Kumquat May Martini

May 14, 2015

My great grandmother planted a couple of trees next to (and now under) the giant pecan trees in the backyard of the house I live in. They are large but almost look like overgrown bushes in comparison to the 80-year-old pecans. But I kept them around because the leaves are pretty and they are evergreen and oh my gosh I just figured out that they are kumquat trees. Mostly because they are producing at lot of kumquats right now.


I told my brother David about this and he mentioned that he had consumed this incredible kumquat drink in Canada (I know, that sentence is funny) and that he would email the bartender to get the drink recipe. Because of course my brother has the email of a bartender who makes mean kumquat drinks in Canada. Just in case.


So yesterday I get this forwarded email from my brother.

Hello Mr. Harrison!

I’m glad to hear that you enjoyed your stay with us at the Fairmont Chateau Whistler. It’s nice to know that my cocktail was memorable enough for you to ask for the recipe.  I’m flattered and more than happy to share my secrets with you:

 Although Kumquats would be delicious I’m sure… I actually use ground cherries  for this drink, also known as Physalis.

Fred’s Original Loosey Goosey 

(From the the Mallard Lounge at the Fairmont Chateau Whistler)

-Muddle 6 Physalis in shaker glass


-1.5 oz. of your favorite gin (I use Tanqueray)

-.5oz. St-Germain Liqueur (also delicious with Champagne)

-.75 oz. FRESHLY SQUEEZED lemon juice

-.5 oz. simple syrup (1/2 sugar 1/2 water ratio)

 Shake all ingredients and fine strain to avoid having seeds in the drink. Serve up in chilled martini glass garnished with ground cherry on the rim.


Wishing you and your wife a great summer.


Fred Lemieux

So, our take-homes here are A) Fred Lemieux is awesome. And B) I now want to go to Whistler and stay at the Fairmont Chateau Whistler. Amen.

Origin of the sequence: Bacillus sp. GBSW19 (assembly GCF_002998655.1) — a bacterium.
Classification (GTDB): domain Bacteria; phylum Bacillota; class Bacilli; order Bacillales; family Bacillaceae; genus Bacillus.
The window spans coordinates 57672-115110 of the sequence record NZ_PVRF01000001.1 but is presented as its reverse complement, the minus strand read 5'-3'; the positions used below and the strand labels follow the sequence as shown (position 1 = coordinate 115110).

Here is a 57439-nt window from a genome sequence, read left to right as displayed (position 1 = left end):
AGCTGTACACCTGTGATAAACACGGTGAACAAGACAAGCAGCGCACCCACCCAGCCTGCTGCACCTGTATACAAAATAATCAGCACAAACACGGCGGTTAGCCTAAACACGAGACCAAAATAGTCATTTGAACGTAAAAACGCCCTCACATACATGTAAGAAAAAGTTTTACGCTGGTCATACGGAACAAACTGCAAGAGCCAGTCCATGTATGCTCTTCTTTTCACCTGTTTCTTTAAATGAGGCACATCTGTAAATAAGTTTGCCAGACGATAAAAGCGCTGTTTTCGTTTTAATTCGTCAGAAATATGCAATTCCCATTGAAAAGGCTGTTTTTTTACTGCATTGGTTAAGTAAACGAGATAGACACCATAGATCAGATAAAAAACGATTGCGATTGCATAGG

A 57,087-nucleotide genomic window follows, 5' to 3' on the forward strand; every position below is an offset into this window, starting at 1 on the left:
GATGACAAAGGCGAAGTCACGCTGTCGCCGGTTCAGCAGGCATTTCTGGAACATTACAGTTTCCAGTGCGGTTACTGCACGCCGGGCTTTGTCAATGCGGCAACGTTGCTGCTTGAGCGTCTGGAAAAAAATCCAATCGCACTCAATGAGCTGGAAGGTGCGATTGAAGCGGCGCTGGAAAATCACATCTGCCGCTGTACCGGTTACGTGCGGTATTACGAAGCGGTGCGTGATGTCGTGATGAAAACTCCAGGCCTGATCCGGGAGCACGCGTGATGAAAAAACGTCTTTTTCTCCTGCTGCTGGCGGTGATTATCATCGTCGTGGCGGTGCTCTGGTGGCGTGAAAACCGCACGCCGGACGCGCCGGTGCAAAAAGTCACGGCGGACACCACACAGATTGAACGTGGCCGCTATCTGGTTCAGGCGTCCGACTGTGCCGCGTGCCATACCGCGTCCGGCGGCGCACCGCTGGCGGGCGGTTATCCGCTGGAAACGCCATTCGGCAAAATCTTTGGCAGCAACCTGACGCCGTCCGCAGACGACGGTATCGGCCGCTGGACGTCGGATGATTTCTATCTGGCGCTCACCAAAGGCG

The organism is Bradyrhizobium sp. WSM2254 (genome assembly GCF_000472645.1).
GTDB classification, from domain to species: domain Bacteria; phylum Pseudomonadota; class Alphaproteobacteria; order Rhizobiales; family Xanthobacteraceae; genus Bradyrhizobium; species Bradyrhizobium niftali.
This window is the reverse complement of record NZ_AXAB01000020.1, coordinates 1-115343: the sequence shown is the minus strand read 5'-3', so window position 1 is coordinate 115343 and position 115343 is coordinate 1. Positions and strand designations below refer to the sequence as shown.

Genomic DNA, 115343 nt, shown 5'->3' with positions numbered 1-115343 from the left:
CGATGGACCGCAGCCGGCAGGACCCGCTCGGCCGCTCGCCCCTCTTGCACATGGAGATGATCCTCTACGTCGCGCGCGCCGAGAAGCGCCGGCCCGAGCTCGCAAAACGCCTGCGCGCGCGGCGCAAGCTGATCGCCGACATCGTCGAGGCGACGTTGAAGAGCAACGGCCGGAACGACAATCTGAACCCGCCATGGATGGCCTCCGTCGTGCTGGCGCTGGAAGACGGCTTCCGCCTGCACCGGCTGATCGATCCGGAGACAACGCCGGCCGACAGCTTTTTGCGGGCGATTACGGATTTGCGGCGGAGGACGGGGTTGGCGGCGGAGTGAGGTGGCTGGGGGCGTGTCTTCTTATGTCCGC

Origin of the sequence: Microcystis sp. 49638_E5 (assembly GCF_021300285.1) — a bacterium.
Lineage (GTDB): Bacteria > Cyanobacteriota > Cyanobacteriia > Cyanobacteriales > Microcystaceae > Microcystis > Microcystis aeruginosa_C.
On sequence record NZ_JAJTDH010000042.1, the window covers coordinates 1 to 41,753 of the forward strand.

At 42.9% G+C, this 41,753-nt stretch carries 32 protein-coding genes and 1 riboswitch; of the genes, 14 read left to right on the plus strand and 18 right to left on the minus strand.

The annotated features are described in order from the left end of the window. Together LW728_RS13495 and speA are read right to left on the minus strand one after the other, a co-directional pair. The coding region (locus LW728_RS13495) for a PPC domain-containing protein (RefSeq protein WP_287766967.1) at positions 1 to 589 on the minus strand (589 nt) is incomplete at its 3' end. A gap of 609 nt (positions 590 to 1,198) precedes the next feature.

Also, I like Fred’s ideas here. But I’m not a super fan of cherries, I don’t really know what Physalis are, and I have about 568 kumquats in my tree outside.


So I made my own recipe and because I wanted to use what we already had in the house…which mainly means that I didn’t want to put on pants and/or leave my home to go to any stores. This is what I had, so this is what I did:


Kumquat May Martini  

-Muddle 3 Kumquats in shaker glass


-1 oz. of your favorite gin (I use Bombay Sapphire)

-.5oz. Prosecco (also delicious with Champagne)

-.75 oz. FRESHLY SQUEEZED mandarin cutie (this would also be really great with lemon but I didn’t have any lemons)

-.5 oz. simple syrup (1/2 sugar 1/2 water ratio) (I didn’t have this so I made it. Boil sugar in water. Done.)

Shake all ingredients and fine strain to avoid having too much fruit in the drink. Serve up in chilled martini glass garnished with kumquat + rosemary on the rim.


If you don’t have any rosemary, just go ahead and get a rosemary plant and plant it.


It grows like crazy, smells good, makes the bees happy and you always need it. This one is a little out of control but I’ll do something about that eventually.


Also, I finally just took a few sips and it’s possibly the most yummy drink ever.




How to Grow Your Own Kumquats

How to Grow Kumquats in Garden Pots

Buy a 2-3 Year Old Kumquat Tree in a Pot. Party.

Soundtrack: Come What May. Or the Glee version. 


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  • Reply M May 14, 2015 at 5:14 pm

    You might wanna check — I’m pretty sure those are loquats. Kumquats are tiny citrus, loquats are more like peaches/apricots, etc.


  • Reply Molly May 16, 2015 at 10:09 am

    You should try ground cherries! I just discovered them last fall; they are actually similar to a cross between tomatoes and tomatillos and taste amazing! I’m trying to grow them this summer, but clearly things grow so much more easily in Texas (then Denver). I love kumquats and wish I could have a tree of them in my backyard-did those brown seeds come out of them? I’ve never seen those in the kumquats I buy at the store.

  • Reply Paula May 18, 2015 at 2:45 pm

    Those are actually loquats. Kumquats are in the citrus family.

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